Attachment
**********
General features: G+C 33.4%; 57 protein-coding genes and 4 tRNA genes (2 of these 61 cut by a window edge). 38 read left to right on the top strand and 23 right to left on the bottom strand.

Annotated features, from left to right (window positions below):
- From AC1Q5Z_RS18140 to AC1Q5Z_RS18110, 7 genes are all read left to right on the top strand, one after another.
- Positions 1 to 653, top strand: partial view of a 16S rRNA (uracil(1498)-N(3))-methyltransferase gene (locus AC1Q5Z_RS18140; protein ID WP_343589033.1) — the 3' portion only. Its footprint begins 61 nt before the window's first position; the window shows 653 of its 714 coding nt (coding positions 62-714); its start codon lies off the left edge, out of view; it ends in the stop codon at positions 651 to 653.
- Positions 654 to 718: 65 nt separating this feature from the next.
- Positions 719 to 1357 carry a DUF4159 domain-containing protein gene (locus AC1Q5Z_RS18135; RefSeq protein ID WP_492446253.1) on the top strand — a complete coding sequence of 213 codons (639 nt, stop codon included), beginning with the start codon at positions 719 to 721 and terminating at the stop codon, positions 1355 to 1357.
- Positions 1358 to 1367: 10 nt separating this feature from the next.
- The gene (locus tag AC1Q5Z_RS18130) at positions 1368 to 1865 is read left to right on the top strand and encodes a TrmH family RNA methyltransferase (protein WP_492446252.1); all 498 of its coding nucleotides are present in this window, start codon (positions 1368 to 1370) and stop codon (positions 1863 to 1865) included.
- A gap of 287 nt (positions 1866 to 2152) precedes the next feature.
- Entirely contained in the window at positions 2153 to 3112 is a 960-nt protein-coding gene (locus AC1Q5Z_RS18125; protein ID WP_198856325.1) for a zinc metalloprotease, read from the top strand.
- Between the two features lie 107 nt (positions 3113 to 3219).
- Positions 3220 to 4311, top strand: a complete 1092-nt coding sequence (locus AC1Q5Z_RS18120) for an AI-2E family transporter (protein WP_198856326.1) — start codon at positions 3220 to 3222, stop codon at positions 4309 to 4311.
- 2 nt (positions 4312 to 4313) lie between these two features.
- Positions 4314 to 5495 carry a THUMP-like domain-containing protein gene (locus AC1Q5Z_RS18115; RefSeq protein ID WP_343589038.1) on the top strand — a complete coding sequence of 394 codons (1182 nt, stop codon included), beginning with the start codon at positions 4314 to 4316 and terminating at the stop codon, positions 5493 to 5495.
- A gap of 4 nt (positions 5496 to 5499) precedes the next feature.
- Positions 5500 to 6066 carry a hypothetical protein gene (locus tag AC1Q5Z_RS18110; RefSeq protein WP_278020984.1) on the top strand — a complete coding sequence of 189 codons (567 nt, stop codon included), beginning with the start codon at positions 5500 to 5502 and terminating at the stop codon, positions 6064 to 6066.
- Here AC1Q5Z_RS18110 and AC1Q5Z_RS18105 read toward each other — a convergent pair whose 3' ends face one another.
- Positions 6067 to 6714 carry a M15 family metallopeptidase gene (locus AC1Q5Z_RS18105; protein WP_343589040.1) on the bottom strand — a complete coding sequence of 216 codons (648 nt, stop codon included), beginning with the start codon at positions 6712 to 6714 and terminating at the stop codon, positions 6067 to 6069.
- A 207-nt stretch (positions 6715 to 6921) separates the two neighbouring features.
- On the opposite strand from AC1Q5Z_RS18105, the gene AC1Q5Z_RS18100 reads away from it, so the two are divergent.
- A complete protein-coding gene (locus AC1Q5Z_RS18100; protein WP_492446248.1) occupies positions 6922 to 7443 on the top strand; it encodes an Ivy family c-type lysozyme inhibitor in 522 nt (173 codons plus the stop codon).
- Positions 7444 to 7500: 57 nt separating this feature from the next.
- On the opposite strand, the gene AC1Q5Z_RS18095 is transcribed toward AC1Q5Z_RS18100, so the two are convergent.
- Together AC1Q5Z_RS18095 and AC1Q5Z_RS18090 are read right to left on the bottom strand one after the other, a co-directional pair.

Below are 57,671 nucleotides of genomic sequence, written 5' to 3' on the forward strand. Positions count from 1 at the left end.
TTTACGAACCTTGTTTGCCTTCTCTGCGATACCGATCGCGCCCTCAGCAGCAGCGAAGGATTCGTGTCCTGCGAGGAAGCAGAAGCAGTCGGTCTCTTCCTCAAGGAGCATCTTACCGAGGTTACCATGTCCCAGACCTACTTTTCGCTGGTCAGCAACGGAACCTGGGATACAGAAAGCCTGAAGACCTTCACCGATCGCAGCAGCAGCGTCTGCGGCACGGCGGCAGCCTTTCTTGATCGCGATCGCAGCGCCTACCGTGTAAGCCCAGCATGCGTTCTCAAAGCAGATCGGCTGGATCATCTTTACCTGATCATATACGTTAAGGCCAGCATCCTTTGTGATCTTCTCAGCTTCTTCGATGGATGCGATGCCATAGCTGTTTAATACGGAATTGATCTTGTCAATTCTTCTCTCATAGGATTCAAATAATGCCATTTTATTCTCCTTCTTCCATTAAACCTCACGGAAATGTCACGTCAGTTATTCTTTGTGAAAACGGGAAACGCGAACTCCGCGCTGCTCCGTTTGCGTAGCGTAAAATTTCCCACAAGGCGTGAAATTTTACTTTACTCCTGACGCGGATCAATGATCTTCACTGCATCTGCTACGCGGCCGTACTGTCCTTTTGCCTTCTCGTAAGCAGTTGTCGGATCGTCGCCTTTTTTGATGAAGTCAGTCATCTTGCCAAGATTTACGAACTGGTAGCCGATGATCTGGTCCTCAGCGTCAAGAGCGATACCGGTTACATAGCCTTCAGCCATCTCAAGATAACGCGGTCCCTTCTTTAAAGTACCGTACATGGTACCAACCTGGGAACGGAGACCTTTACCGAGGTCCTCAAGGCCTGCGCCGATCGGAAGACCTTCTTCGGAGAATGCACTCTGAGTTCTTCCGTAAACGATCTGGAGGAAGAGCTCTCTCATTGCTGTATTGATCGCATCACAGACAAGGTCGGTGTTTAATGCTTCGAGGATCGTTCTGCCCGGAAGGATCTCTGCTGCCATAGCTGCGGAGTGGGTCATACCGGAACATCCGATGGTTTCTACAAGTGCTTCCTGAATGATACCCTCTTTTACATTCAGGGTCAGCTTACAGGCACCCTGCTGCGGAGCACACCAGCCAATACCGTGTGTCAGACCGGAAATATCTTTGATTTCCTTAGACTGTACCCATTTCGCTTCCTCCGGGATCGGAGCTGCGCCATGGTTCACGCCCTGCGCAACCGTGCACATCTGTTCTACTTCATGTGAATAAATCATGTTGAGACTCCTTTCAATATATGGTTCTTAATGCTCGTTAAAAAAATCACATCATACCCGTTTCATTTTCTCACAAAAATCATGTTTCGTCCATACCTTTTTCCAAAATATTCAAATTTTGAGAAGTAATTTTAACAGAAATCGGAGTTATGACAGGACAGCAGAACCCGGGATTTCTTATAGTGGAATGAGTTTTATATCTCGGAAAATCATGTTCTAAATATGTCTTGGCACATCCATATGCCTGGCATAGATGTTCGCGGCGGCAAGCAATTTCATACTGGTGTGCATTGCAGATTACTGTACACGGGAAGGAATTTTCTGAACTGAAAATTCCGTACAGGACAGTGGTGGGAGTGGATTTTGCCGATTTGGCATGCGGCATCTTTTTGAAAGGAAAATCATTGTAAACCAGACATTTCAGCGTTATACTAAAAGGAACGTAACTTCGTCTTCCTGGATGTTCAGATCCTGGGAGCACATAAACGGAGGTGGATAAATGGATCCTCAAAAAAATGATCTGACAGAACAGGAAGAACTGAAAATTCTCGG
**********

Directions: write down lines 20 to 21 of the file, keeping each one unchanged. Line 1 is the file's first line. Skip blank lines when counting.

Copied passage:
- On the opposite strand from AC1Q5Z_RS18105, the gene AC1Q5Z_RS18100 reads away from it, so the two are divergent.
- A complete protein-coding gene (locus AC1Q5Z_RS18100; protein WP_492446248.1) occupies positions 6922 to 7443 on the top strand; it encodes an Ivy family c-type lysozyme inhibitor in 522 nt (173 codons plus the stop codon).